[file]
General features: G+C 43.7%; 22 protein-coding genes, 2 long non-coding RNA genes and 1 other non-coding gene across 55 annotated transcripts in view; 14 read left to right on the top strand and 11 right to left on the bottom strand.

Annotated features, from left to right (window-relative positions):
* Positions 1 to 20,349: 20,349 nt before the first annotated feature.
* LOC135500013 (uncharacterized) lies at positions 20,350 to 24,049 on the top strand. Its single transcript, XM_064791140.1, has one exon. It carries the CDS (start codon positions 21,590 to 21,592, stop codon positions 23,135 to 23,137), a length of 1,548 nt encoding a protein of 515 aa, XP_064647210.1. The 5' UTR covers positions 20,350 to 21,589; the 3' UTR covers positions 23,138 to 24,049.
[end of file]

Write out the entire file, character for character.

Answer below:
General features: G+C 43.7%; 22 protein-coding genes, 2 long non-coding RNA genes and 1 other non-coding gene across 55 annotated transcripts in view; 14 read left to right on the top strand and 11 right to left on the bottom strand.

Annotated features, from left to right (window-relative positions):
* Positions 1 to 20,349: 20,349 nt before the first annotated feature.
* LOC135500013 (uncharacterized) lies at positions 20,350 to 24,049 on the top strand. Its single transcript, XM_064791140.1, has one exon. It carries the CDS (start codon positions 21,590 to 21,592, stop codon positions 23,135 to 23,137), a length of 1,548 nt encoding a protein of 515 aa, XP_064647210.1. The 5' UTR covers positions 20,350 to 21,589; the 3' UTR covers positions 23,138 to 24,049.